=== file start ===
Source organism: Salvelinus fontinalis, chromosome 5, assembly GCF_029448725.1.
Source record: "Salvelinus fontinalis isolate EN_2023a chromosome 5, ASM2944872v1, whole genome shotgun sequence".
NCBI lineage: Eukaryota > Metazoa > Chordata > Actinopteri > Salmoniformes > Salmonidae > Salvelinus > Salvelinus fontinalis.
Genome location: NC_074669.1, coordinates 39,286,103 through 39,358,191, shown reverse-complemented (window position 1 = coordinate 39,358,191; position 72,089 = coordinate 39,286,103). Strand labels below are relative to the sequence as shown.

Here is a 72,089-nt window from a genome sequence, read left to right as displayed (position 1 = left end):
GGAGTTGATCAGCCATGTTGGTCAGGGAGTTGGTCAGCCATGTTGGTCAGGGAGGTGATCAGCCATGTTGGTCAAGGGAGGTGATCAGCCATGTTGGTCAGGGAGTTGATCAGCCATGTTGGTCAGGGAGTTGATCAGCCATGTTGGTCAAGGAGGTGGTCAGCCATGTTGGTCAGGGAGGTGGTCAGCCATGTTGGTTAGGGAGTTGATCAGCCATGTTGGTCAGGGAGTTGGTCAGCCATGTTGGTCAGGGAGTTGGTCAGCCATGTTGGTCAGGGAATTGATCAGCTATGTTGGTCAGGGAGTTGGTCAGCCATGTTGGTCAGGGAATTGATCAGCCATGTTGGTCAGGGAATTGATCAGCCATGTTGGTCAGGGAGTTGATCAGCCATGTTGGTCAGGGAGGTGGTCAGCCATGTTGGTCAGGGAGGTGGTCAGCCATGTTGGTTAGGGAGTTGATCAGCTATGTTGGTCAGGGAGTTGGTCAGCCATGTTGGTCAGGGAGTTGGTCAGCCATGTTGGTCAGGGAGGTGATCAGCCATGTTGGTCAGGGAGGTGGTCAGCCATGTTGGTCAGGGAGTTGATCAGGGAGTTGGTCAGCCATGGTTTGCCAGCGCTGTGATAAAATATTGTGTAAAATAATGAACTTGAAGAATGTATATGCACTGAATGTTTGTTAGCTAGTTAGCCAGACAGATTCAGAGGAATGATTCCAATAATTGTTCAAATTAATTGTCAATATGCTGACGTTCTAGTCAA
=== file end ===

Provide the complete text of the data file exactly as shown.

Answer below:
Source organism: Salvelinus fontinalis, chromosome 5, assembly GCF_029448725.1.
Source record: "Salvelinus fontinalis isolate EN_2023a chromosome 5, ASM2944872v1, whole genome shotgun sequence".
NCBI lineage: Eukaryota > Metazoa > Chordata > Actinopteri > Salmoniformes > Salmonidae > Salvelinus > Salvelinus fontinalis.
Genome location: NC_074669.1, coordinates 39,286,103 through 39,358,191, shown reverse-complemented (window position 1 = coordinate 39,358,191; position 72,089 = coordinate 39,286,103). Strand labels below are relative to the sequence as shown.

Here is a 72,089-nt window from a genome sequence, read left to right as displayed (position 1 = left end):
GGAGTTGATCAGCCATGTTGGTCAGGGAGTTGGTCAGCCATGTTGGTCAGGGAGGTGATCAGCCATGTTGGTCAAGGGAGGTGATCAGCCATGTTGGTCAGGGAGTTGATCAGCCATGTTGGTCAGGGAGTTGATCAGCCATGTTGGTCAAGGAGGTGGTCAGCCATGTTGGTCAGGGAGGTGGTCAGCCATGTTGGTTAGGGAGTTGATCAGCCATGTTGGTCAGGGAGTTGGTCAGCCATGTTGGTCAGGGAGTTGGTCAGCCATGTTGGTCAGGGAATTGATCAGCTATGTTGGTCAGGGAGTTGGTCAGCCATGTTGGTCAGGGAATTGATCAGCCATGTTGGTCAGGGAATTGATCAGCCATGTTGGTCAGGGAGTTGATCAGCCATGTTGGTCAGGGAGGTGGTCAGCCATGTTGGTCAGGGAGGTGGTCAGCCATGTTGGTTAGGGAGTTGATCAGCTATGTTGGTCAGGGAGTTGGTCAGCCATGTTGGTCAGGGAGTTGGTCAGCCATGTTGGTCAGGGAGGTGATCAGCCATGTTGGTCAGGGAGGTGGTCAGCCATGTTGGTCAGGGAGTTGATCAGGGAGTTGGTCAGCCATGGTTTGCCAGCGCTGTGATAAAATATTGTGTAAAATAATGAACTTGAAGAATGTATATGCACTGAATGTTTGTTAGCTAGTTAGCCAGACAGATTCAGAGGAATGATTCCAATAATTGTTCAAATTAATTGTCAATATGCTGACGTTCTAGTCAA